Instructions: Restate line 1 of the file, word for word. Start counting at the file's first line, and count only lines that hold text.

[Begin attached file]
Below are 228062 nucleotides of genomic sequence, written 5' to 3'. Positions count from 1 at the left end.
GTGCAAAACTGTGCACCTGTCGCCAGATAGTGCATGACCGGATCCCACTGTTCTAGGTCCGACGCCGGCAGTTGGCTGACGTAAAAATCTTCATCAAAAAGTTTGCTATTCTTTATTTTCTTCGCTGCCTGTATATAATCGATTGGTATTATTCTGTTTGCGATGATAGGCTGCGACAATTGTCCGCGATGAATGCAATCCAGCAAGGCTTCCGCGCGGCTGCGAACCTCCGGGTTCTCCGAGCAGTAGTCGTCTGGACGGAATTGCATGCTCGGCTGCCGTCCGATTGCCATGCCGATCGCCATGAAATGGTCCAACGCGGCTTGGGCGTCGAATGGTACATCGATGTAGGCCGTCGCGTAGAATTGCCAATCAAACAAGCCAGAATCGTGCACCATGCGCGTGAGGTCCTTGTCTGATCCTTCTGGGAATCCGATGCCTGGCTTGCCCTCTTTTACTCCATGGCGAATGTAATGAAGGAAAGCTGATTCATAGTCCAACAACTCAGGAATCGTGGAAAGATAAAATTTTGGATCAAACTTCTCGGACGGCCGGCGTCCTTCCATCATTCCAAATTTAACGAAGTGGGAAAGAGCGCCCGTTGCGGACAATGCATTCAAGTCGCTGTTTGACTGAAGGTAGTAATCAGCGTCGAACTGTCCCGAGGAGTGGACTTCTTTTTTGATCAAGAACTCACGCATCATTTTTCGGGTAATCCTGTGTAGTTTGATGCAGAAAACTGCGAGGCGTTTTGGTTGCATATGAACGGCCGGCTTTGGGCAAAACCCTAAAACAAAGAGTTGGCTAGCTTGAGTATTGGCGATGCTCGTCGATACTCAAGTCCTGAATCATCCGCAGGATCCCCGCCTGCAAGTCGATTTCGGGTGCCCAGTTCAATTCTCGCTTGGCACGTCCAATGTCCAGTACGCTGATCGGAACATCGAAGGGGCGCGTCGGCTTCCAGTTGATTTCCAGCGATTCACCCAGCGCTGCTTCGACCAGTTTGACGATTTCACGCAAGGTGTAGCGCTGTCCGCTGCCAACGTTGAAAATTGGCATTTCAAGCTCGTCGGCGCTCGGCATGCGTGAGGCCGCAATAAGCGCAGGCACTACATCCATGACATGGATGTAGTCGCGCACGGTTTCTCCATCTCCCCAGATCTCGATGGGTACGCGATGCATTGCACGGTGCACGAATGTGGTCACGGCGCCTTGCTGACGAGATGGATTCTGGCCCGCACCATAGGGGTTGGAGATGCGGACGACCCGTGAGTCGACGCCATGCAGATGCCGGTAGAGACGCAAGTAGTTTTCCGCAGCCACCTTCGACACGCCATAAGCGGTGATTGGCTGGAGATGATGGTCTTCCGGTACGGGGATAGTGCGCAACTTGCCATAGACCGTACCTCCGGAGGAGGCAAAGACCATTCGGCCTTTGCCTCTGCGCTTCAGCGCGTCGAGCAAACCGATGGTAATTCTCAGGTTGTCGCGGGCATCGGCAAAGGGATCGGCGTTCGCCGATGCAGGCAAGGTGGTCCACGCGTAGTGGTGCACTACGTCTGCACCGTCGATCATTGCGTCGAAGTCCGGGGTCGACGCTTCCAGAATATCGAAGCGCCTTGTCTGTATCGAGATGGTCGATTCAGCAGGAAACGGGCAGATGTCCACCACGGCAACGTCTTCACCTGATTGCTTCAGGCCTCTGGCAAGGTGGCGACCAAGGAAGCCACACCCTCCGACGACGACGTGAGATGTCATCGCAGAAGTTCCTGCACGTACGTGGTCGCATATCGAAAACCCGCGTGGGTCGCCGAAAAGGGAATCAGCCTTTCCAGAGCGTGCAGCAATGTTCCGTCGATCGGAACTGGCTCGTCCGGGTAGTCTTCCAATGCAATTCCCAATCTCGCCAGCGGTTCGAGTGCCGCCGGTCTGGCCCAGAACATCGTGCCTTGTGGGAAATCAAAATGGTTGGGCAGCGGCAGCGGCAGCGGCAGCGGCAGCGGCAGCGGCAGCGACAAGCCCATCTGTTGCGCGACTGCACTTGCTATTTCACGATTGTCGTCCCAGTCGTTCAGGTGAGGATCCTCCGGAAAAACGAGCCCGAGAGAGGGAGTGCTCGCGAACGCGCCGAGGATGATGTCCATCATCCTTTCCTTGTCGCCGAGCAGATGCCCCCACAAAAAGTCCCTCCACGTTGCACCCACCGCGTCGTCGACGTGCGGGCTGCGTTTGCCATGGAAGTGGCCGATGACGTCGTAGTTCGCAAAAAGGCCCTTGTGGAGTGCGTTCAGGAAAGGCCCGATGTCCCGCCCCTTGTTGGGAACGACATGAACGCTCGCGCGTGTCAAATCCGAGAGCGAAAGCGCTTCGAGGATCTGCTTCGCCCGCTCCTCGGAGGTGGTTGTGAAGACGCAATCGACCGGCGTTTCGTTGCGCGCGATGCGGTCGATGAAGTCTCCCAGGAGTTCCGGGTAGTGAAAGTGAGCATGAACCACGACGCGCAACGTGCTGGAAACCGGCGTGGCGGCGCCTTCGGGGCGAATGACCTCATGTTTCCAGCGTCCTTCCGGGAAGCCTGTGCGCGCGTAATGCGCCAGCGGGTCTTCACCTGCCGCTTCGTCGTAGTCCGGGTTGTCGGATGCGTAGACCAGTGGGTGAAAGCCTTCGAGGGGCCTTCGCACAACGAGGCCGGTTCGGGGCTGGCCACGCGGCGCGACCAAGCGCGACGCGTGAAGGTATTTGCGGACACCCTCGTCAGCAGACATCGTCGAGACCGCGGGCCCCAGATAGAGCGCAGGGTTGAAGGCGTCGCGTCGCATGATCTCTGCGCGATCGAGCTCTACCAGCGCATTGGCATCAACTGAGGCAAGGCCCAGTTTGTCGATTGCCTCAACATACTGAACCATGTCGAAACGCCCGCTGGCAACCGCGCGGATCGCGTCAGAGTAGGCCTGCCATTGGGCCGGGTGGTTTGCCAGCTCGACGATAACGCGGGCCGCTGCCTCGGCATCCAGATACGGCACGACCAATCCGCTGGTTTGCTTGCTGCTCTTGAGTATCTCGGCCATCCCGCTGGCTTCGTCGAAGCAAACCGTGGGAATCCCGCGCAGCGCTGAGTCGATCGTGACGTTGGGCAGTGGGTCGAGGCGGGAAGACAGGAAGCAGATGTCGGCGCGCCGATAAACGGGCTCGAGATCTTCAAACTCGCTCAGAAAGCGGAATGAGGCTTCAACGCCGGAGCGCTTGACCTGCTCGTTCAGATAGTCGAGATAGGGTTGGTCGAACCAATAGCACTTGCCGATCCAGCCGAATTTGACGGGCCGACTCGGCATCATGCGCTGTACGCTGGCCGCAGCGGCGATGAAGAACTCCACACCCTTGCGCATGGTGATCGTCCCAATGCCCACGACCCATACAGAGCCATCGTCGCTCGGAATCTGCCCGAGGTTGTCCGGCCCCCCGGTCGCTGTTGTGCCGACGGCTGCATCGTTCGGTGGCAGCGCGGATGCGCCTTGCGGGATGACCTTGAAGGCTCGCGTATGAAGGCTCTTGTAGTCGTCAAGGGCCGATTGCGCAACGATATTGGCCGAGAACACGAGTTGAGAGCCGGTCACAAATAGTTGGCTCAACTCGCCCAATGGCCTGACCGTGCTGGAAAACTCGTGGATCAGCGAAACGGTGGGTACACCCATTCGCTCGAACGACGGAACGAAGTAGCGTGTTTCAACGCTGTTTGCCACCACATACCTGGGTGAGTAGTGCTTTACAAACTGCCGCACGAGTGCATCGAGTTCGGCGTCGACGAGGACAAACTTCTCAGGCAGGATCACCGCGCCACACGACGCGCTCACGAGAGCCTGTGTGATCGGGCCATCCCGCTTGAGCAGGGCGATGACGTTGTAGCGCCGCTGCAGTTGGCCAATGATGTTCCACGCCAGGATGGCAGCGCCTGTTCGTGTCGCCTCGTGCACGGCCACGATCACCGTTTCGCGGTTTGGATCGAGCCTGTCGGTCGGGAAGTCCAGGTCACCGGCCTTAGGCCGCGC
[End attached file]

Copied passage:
Below are 228062 nucleotides of genomic sequence, written 5' to 3'. Positions count from 1 at the left end.